Mass-Conserving Remapping of Radar Data onto Two-Dimensional Cartesian Coordinates for Hydrologic Applications

Hatim O. Sharif Department of Civil and Environmental Engineering, University of Texas at San Antonio, San Antonio, Texas

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Fred L. Ogden Department of Civil and Architectural Engineering, University of Wyoming, Laramie, Wyoming

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Abstract

Recent upgrades to operational radar-rainfall products in terms of quality and resolution call for reexamination of the factors that contribute to the uncertainty of radar-rainfall estimation. Remapping or regridding of radar observations onto Cartesian coordinates is implemented by practitioners when radar estimates are compared against rain gauge observations, in hydrologic applications, or for merging data from different radars. However, assuming perfect radar observations, many of the widely used remapping methodologies do not conserve mass for the rainfall rate field. The most popular remapping approaches used are those based on extracting information from radar bins whose centers fall within a certain distance from the center of the Cartesian grid. This paper develops a mass-conserving method for remapping, which is called “precise remapping,” which is compared against two other commonly used remapping methods. Results show that the choice of the remapping method can make a substantial difference in grid-averaged rainfall accumulations (up to more than 100%). Differences were quantified using observations from two radars, collected during a field experiment. The interpolation grid resolution was also found to affect interpolated rainfall estimates. Approximate remapping methods tend to be much more sensitive to the interpolation grid resolution than precise remapping. High-resolution radar data such as those from radars with short gate spacing or narrow beams, or the super-resolution Weather Surveillance Radar-1988 Doppler (WSR-88D) sampling format, are significantly more sensitive (by up to 100%) to the remapping method and the interpolation grid resolution than the legacy WSR-88D rainfall data resolution of 1° × 1 km.

Corresponding author address: Hatim Sharif, Department of Civil and Environmental Engineering, University of Texas at San Antonio, One UTSA Circle, San Antonio, TX 78249-0668. E-mail: hatim.sharif@utsa.edu

Abstract

Recent upgrades to operational radar-rainfall products in terms of quality and resolution call for reexamination of the factors that contribute to the uncertainty of radar-rainfall estimation. Remapping or regridding of radar observations onto Cartesian coordinates is implemented by practitioners when radar estimates are compared against rain gauge observations, in hydrologic applications, or for merging data from different radars. However, assuming perfect radar observations, many of the widely used remapping methodologies do not conserve mass for the rainfall rate field. The most popular remapping approaches used are those based on extracting information from radar bins whose centers fall within a certain distance from the center of the Cartesian grid. This paper develops a mass-conserving method for remapping, which is called “precise remapping,” which is compared against two other commonly used remapping methods. Results show that the choice of the remapping method can make a substantial difference in grid-averaged rainfall accumulations (up to more than 100%). Differences were quantified using observations from two radars, collected during a field experiment. The interpolation grid resolution was also found to affect interpolated rainfall estimates. Approximate remapping methods tend to be much more sensitive to the interpolation grid resolution than precise remapping. High-resolution radar data such as those from radars with short gate spacing or narrow beams, or the super-resolution Weather Surveillance Radar-1988 Doppler (WSR-88D) sampling format, are significantly more sensitive (by up to 100%) to the remapping method and the interpolation grid resolution than the legacy WSR-88D rainfall data resolution of 1° × 1 km.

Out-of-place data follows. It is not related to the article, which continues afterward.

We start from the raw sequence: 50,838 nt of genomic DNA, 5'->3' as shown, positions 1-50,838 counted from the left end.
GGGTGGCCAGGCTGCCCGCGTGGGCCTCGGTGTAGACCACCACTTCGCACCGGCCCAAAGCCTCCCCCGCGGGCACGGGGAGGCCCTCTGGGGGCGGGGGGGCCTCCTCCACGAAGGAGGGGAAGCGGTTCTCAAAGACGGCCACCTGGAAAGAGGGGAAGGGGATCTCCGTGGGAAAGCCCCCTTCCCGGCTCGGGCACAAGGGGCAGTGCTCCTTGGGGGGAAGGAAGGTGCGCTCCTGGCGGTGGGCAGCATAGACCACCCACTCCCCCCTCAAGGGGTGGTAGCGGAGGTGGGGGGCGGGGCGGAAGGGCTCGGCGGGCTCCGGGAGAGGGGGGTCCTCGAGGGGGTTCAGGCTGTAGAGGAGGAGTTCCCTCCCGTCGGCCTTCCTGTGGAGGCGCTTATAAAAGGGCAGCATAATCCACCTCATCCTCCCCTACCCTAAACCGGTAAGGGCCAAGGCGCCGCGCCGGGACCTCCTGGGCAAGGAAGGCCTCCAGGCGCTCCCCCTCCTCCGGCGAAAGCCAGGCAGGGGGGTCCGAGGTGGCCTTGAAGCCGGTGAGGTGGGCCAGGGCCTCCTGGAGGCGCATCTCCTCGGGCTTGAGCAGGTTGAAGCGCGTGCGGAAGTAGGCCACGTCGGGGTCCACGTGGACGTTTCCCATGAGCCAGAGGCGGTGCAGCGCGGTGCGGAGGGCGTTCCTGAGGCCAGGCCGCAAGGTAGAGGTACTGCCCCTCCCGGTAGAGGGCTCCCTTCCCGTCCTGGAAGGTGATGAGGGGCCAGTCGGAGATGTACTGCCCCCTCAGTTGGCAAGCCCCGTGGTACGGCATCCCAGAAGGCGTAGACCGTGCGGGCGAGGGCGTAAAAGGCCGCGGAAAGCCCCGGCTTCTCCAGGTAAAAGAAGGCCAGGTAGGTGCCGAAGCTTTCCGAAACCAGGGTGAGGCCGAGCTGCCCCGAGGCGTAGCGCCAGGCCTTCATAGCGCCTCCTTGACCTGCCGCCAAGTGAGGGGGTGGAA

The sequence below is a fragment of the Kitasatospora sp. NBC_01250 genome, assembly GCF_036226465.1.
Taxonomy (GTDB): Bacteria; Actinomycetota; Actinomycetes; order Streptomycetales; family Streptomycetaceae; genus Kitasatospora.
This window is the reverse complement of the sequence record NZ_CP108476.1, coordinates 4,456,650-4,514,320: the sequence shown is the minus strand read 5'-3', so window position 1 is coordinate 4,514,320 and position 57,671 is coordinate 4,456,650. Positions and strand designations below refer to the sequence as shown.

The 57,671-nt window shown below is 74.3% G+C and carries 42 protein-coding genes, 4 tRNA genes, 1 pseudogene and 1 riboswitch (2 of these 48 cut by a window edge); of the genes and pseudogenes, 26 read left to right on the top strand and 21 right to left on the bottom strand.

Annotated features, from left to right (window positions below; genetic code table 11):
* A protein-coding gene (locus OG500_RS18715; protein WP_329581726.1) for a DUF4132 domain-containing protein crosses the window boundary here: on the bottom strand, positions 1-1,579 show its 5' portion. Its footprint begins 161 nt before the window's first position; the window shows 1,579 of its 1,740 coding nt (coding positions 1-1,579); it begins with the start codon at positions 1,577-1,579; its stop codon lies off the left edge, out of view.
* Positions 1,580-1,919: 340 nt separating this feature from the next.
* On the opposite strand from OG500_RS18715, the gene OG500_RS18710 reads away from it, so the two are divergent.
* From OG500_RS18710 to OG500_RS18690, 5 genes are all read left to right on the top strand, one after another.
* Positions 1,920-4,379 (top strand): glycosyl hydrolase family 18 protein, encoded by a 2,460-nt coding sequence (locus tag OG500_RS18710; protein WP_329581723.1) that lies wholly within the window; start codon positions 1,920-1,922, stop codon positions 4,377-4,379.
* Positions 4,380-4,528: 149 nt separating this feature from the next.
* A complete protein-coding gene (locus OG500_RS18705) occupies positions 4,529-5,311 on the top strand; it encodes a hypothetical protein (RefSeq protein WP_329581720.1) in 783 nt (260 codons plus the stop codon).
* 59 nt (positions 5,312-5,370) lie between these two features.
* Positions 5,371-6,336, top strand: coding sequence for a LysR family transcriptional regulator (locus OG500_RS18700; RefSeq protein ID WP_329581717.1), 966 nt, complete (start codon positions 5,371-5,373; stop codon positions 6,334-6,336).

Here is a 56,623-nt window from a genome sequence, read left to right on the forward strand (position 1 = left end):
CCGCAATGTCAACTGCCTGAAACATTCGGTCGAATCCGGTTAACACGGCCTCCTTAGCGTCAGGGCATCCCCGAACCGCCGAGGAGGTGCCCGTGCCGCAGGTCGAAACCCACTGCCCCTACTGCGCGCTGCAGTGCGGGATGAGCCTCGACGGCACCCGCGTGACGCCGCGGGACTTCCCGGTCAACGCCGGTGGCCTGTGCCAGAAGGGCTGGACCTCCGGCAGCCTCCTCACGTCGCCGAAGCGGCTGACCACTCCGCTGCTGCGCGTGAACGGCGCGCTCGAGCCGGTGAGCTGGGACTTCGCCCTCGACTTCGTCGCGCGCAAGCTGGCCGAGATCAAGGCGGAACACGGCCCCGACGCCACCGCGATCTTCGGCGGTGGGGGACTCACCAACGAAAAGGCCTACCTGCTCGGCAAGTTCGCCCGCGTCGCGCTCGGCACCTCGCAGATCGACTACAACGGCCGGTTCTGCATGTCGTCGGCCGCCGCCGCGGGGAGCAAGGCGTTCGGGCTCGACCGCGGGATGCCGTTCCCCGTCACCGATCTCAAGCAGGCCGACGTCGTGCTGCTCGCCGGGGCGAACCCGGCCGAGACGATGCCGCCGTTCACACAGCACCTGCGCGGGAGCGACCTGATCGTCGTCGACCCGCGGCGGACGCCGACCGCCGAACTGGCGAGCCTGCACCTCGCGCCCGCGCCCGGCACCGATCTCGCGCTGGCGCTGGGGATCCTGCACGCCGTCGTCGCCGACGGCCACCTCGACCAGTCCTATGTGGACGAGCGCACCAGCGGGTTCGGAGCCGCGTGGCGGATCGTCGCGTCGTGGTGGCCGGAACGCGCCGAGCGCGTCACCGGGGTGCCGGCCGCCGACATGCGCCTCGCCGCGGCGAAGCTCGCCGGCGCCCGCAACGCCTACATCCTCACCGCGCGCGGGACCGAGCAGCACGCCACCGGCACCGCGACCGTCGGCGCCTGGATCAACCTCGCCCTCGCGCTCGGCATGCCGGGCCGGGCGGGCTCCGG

Corresponding author address: Hatim Sharif, Department of Civil and Environmental Engineering, University of Texas at San Antonio, One UTSA Circle, San Antonio, TX 78249-0668. E-mail: hatim.sharif@utsa.edu
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